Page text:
How Learning Works

For those of you who want to complement your content-area teaching with mindfulness about how students learn, How Learning Works:  Seven Research-Based Principles for Smart Teaching (Jossey-Bass, 2010) couples research on learning processes with practical classroom techniques.  Ambrose et al. discuss topics like motivating students, providing the most effective feedback, facilitating the transfer of knowledge from one class or subject area to another, helping students become self-directed learners, among others.  The authors of How Learning Works ultimately make a convincing case that there can be real, and measurable, increases in student learning by bringing to bear at least some of the principles they discuss.

We will meet for three days in May to discuss the book's content and plan modest projects (May 29-31).  For the projects, you will identify a teaching/learning issue -- perhaps the need to redesign a syllabus, develop a new kind of assignment, redesign an assignment, or scaffold an assignment sequence, etc.  We will meet again for two meetings in August at which you will present your projects (August 11 & August 15).   Using the principles in the book, the group will offer feedback on the projects and think of ways to collect data to assess the projects.

Creating Effective Writing Assignments for Foreign Language Courses

Often writing assignments for foreign language beginners have learning goals related to grammar but not necessarily to writing.  For this workshop, you are invited to share your assignments for your 100-level students with each other as we discuss enhancing those assignments with some basic writing-related learning outcomes.  We will also discuss the kind of professor feedback on assignments that would prompt meaningful conversations between learners and MWC tutors.

First-Year Writers and Writing Pedagogy A Workshop for New Faculty

In this workshop specifically designed for new faculty orientation, Noreen Lape, Director of the Writing Program/Norman M. Eberly Multilingual Writing Center, will give an overview of the support services that the Writing Program offers new faculty.  She will then explain the writing challenges first-year writers face, discuss the learning outcomes of the First-Year Seminar Program, and introduce the new Writing Program Rubric.  This is the first of a series of three Writing Program workshops for new faculty.

Helping Students to Write Analytically

Do your students difficulty moving from summary to thoughtful analysis?  While this workshop will be of special interest to First-Year Seminar faculty who have adopted Writing Analytically for their classes, anyone looking for techniques to deepen your students' analytical thinking is welcome to attend.  We will examine some of the best techniques from the Writing Analytically textbook, and we will discuss ways to implement those techniques into the writing process. This workshop will be co-facilitated by Noreen Lape and Sarah Kersh. who served as Research Assistant for the fourth edition of Writing Analytically.

Adapting the New Writing Program Rubric to Your Classes

This workshop will introduce you to the new Writing Program Rubric and show you how to adapt it to your WR and Senior Capstone writing courses.  In June with the help of an outside writing assessment consultant, a team of seven faculty and three administrators created a draft of the new Writing Program Rubric and assessed the first group of FYS, WR, and Senior Capstone essays.    Noreen Lape, Director of the Writing Program, will present the rubric and the preliminary findings from the data.   Ed Webb (Wednesday) and Mara Donaldson (Friday), two members of the assessment team, will discuss how they adapted the rubric and used it in their courses this semester.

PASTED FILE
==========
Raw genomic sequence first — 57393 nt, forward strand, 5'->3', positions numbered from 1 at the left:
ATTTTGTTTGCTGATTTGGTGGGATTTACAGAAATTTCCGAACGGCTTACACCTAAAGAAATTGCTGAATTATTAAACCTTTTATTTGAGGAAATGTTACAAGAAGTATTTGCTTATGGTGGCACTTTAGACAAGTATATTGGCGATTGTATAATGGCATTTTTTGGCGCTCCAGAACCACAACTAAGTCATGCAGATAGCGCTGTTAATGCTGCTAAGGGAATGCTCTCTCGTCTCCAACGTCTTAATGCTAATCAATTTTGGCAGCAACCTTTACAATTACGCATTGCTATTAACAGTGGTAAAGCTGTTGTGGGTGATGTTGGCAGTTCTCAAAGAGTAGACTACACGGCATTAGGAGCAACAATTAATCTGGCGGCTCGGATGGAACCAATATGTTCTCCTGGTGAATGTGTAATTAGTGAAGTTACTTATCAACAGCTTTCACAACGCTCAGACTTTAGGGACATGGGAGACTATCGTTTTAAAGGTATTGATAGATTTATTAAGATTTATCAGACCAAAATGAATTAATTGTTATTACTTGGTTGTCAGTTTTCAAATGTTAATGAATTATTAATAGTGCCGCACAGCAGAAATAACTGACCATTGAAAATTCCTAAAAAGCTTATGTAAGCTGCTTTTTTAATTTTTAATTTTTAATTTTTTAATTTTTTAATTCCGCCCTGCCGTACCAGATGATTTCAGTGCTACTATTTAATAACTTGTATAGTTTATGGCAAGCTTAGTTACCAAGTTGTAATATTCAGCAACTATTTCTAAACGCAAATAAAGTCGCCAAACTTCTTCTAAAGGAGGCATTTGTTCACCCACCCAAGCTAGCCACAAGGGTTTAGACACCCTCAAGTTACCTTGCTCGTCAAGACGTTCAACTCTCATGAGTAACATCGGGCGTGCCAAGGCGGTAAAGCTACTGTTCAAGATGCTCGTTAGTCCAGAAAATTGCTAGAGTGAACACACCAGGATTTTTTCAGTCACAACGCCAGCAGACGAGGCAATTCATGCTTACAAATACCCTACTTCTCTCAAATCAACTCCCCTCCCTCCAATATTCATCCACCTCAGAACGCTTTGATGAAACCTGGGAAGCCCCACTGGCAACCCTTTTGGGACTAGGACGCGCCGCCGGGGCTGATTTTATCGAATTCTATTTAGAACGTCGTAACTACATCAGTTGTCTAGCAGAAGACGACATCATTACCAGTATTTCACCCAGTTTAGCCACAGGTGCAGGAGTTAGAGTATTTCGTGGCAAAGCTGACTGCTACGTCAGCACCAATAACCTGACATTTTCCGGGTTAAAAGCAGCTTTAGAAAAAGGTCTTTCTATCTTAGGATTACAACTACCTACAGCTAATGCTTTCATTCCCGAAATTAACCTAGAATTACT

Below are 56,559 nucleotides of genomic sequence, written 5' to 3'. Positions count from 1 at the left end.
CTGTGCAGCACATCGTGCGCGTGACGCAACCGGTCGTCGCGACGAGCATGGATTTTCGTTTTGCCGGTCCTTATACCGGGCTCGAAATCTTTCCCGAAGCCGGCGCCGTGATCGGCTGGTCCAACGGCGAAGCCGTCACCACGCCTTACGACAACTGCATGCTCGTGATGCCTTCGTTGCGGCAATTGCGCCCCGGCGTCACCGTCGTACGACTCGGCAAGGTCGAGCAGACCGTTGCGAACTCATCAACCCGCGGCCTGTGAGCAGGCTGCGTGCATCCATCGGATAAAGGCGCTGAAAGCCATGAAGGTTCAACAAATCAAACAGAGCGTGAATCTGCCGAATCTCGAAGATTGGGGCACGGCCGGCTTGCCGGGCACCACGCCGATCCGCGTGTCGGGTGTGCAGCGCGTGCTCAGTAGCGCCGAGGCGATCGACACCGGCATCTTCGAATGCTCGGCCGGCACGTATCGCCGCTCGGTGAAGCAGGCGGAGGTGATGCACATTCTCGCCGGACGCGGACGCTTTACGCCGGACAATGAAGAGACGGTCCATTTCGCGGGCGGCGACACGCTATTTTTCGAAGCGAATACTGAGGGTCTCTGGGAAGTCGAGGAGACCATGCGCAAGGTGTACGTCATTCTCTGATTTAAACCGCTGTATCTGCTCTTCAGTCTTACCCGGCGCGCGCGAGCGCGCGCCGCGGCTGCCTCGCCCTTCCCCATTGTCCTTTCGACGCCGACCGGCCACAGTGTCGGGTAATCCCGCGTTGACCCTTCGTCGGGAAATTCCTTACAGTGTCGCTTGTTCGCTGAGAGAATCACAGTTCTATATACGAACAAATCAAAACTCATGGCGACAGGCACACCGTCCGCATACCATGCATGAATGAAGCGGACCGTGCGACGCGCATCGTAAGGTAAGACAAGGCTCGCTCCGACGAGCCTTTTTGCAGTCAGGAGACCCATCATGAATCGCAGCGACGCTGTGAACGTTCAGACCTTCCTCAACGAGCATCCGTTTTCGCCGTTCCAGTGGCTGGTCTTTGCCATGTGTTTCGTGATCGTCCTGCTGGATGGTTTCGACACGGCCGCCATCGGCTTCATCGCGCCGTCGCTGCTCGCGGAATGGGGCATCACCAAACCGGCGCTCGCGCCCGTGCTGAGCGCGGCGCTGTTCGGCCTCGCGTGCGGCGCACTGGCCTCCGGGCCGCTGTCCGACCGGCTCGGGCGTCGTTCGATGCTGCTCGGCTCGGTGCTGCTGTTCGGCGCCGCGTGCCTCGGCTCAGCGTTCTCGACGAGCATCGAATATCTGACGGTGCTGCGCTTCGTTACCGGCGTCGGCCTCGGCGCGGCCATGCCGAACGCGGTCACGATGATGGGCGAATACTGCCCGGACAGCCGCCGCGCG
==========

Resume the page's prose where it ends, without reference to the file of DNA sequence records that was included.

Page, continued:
The Art of Creating Effective Assignments

What makes an assignment clear, engaging, and intellectually challenging?  We will look at the various components of writing assignments: key terms, task, format, requirements, audience, purpose, and process.  We will spend most of the time critiquing and offering feedback to each other on assignments. Please bring copies of one of your FYS assignments to the workshop.


Assessing Essays in the First-Year Seminar: An Interactive Workshop 

What is the best that we can expect from an FYS student when it comes to writing?  For that matter, what makes an essay mediocre?  We will practice assessing and responding to FYS essays using an FYS rubric and writing samples from former FYS students. Besides developing a better understanding of FYS grading criteria, we will also discuss how we might respond to the writers in margin and endnotes in order to provoke revision.


Building an Effective Assignment Sequence

What is the best way to sequence assignments throughout a course?  We will look at several writing assignments for one course and discuss the logic of the assignment sequence.   We will focus on how to scale and build assignments in order to guide students toward more complex thinking and writing.  We will also consider the benefits of assigning ungraded and/or in-class writing within a sequence.  Please bring your syllabus or descriptions of assignments to the workshop.


First-Year Seminar Teaching Circle